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The African healthcare landscape with South Africa at its forefront is potentially poised for significant growth and transformation in 2023.
The ongoing digital revolution coupled with a focus on achieving universal health coverage positions the continent for a brighter healthcare future. Also, private sector expansion and the integration of emerging technologies such as AI, machine learning, and IoT will play a crucial role in driving innovation and improving patient outcomes.
Take a look at our trends report that discusses the state of the current African market.
In the wake of the global pandemic, the pharmaceutical and healthcare sectors across Africa, including South Africa – the continent's largest economy - are experiencing a positive transformation driven by digital advancements and a renewed focus on improving patient outcomes.
Research suggests that by embracing digital transformation, countries like Kenya, Nigeria, and South Africa have the potential to achieve up to 15% efficiency gains in total healthcare expenditures by 2030.
Take a look at our latest report discussing the healthcare transformation boom in SA.
Healthcare expenditure in South Africa is evenly distributed between the public and private sectors, although inequality persists in the quality of healthcare services.
Fitch Solutions expect the South African healthcare market to increase at a CAGR of 4.7% over five years from 2017 to reach a value of US$37 billion by 2022. They also expect a similar growth rate over the next decade to reach a value of US$47.1 billion by 2027.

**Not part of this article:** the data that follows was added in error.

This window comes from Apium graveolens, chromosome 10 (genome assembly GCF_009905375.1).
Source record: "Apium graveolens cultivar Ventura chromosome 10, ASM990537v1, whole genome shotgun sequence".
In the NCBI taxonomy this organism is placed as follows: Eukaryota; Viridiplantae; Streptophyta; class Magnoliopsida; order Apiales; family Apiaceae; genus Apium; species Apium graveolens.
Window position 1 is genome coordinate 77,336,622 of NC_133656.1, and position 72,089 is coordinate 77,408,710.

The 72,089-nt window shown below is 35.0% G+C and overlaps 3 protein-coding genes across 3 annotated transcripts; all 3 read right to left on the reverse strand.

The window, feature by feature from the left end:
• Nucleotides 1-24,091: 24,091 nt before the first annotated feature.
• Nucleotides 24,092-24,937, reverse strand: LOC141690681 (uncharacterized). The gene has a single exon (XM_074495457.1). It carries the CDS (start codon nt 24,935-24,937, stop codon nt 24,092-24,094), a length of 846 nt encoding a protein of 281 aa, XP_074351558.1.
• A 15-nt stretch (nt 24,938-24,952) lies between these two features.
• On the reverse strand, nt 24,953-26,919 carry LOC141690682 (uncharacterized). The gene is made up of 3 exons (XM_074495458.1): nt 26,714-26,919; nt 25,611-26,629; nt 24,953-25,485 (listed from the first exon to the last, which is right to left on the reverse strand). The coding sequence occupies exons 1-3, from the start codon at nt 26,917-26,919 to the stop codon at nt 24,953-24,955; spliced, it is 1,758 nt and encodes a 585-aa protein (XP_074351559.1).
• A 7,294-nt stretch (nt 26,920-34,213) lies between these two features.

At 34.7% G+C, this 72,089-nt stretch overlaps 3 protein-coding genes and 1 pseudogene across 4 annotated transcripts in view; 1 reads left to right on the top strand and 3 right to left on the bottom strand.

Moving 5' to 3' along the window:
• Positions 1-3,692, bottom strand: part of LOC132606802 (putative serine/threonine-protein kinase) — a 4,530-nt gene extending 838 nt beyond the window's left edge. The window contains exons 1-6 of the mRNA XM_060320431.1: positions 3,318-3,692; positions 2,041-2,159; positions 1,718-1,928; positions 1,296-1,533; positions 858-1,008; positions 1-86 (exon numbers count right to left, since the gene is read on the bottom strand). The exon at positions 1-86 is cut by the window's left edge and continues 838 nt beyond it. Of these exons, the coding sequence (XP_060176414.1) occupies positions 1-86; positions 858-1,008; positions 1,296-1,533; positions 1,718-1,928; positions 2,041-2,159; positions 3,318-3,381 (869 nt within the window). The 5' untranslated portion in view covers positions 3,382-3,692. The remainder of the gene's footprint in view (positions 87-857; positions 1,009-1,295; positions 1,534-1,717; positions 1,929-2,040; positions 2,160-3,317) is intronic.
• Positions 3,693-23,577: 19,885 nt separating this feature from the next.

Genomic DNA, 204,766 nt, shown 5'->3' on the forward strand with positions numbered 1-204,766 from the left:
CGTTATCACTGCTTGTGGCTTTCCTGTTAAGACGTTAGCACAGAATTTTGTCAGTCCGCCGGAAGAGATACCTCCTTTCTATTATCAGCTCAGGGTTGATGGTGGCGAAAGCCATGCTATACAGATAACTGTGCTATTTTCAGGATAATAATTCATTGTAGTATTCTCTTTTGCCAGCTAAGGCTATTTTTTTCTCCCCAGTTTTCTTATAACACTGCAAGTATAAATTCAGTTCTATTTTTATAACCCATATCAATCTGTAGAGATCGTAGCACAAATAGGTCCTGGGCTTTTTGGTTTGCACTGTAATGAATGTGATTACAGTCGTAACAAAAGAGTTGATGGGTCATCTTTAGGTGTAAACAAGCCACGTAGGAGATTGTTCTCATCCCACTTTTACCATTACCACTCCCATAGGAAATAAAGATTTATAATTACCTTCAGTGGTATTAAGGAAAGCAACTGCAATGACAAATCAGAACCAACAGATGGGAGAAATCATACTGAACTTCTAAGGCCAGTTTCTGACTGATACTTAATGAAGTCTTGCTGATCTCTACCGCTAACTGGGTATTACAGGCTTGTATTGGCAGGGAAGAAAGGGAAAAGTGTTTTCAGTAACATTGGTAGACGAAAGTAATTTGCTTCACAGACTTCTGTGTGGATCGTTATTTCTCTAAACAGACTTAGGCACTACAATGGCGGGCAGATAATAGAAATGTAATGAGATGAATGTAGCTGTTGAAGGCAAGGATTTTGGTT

The South Africa medical device market will register a 9.1% CAGR between 2017-2018 according to a recent Fitch Solutions report. This significant growth will raise the market to USD 1.27 bn by 2018.
A substantial portion of medical device and lab equipment exports are sent to other parts of Africa, with 12 African nations featuring in its top 20 export destinations last year.
South Africa currently runs a two-tiered healthcare system, comprising of the public and the smaller, rapidly -growing private sector. The country spent 9% of its GDP on healthcare in 2017, which is 4% higher than the WHO’s recommended spending for a country of its socioeconomic status. Despite this high expenditure, health outcomes are still trailing in comparison with similar middle-income countries, mostly due to the inequities between the public and private sectors.